The tongue and the digestive system
The tongue is the most uniquely innervated organ of the body. A newborn’s brain has precise knowledge and control of the tongue. The muscle system of the tongue takes up a large portion of the homunculus. It represents the areas of the brain designed to control the tongue.
In a developing embryo, the tongue is made up of five different arches. It’s the most unique organ in the body. A larger amount of brain tissue is devoted to the tongue, throat, and mouth than the arms and legs combined. These are all innervated by five different cranial nerves. They include a mix of sensory, taste and motor nerves.
The three types of innervation are separated into the front two-thirds and back third.
Motor – Entire the tongue via the hypoglossal nerve (XII) and one muscle in the throat via the vagus nerve (X)
Sensory – Senses to the front two-thirds of the tongue via the trigeminal nerve (III). The back third via glossopharyngeal (IX) and vagus nerve (X) (throat).
Taste – Front two-thirds via the facial nerve (VII). Back third via the glossopharyngeal (IX) and vagus (X)
The deep innervation of the tongue is important because of the role in healthy digestion. The parasympathetic nervous system innervates the posture of the back third tongue.
Both the glossopharyngeal and vagus nerve contribute to autonomic nervous system balance. The digestive system is in two-way cross-talk to the brain via the vagus nerve. Tongue posture helps the parasympathetic tone that begins healthy digestion.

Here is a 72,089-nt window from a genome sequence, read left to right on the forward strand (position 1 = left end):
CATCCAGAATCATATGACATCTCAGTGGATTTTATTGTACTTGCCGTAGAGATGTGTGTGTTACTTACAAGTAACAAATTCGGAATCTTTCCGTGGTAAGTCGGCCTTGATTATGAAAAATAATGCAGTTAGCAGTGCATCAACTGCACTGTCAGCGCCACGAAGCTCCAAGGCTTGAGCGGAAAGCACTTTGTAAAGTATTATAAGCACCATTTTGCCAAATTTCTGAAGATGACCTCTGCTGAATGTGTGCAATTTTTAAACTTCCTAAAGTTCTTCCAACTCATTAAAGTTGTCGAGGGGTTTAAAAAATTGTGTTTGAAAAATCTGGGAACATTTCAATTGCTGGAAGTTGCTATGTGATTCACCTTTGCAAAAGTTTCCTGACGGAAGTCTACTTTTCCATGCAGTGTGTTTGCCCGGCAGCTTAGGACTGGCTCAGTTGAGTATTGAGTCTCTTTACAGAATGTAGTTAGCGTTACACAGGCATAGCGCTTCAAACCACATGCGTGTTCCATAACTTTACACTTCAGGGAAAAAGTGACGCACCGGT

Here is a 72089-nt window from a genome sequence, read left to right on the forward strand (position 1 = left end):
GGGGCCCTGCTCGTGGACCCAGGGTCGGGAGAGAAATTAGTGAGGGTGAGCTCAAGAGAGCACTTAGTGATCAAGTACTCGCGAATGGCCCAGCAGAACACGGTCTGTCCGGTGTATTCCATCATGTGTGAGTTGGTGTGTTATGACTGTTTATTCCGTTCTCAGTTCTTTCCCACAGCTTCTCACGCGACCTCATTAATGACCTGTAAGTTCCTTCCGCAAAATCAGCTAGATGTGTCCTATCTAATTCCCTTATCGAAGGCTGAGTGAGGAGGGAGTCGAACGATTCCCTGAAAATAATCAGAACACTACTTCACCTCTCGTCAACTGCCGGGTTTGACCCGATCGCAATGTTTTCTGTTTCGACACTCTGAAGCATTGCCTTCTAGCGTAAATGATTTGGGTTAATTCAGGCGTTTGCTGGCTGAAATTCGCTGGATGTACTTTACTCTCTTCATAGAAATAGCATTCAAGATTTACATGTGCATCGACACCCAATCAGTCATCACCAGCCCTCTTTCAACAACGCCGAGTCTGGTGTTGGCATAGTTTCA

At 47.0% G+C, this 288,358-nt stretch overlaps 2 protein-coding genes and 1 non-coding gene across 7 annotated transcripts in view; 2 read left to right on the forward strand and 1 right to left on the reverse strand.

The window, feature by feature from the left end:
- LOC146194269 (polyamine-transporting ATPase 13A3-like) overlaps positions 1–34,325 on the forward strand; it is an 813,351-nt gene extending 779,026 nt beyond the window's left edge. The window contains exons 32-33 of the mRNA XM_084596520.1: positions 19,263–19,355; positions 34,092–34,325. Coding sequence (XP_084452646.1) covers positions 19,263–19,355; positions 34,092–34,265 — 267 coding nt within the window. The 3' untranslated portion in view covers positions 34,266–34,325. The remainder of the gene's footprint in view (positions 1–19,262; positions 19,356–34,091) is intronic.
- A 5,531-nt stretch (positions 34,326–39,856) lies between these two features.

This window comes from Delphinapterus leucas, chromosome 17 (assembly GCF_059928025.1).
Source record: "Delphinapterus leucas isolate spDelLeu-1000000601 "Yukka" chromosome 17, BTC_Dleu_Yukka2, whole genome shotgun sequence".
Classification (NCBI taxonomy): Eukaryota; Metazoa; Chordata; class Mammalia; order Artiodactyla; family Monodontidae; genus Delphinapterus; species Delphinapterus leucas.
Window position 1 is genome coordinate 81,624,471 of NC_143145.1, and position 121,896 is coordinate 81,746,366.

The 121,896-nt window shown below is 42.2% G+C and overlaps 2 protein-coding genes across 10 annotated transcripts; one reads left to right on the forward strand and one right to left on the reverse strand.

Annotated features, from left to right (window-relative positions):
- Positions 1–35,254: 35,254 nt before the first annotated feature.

When a child learns to swallow it involves the autonomic activation of the digestive system. Early dysfunction in the tongue may lead to digestive imbalance later in life.
Kid’s dental health and the tongue
Healthy tongue posture is a vital part of kid’s dental health. Tongue position begins with breastfeeding as a newborn. It demonstrates how a diet for dental health helps to prevent braces. And how the tongue can promote healthy teeth over a lifetime.
If you spot improper tongue posture in your kids, you should see your dental practitioner. Make sure to ask whether they assess their myofunctional habits and tongue function.
If your child shows any of these signs, they should be assessed for tongue posture.
- Difficulty breastfeeding
- Mouth breathing
- Open mouth posture
- Tongue tie symptoms
- Jaw pain
- Digestive issues
Lactation consultants now often work with dentists to make sure a child can feed properly. For older kids and adults, myofunctional therapist or orofacial myologist can help correct tongue and facial posture. It may help your kid grow straight teeth naturally!
Do you have any questions regarding tongue posture in kids? Leave them in the comment section below.
Also, check out the 5 vital signs that your child is at risk of needing braces if you want to know more about this specific topic.
Want to know more? Dr Steven Lin’s book, The Dental Diet, is available to order today. An exploration of ancestral medicine, the human microbiome and epigenetics it’s a complete guide to the mouth-body connection. Take the journey and the 40-day delicious food program for life-changing oral and whole health.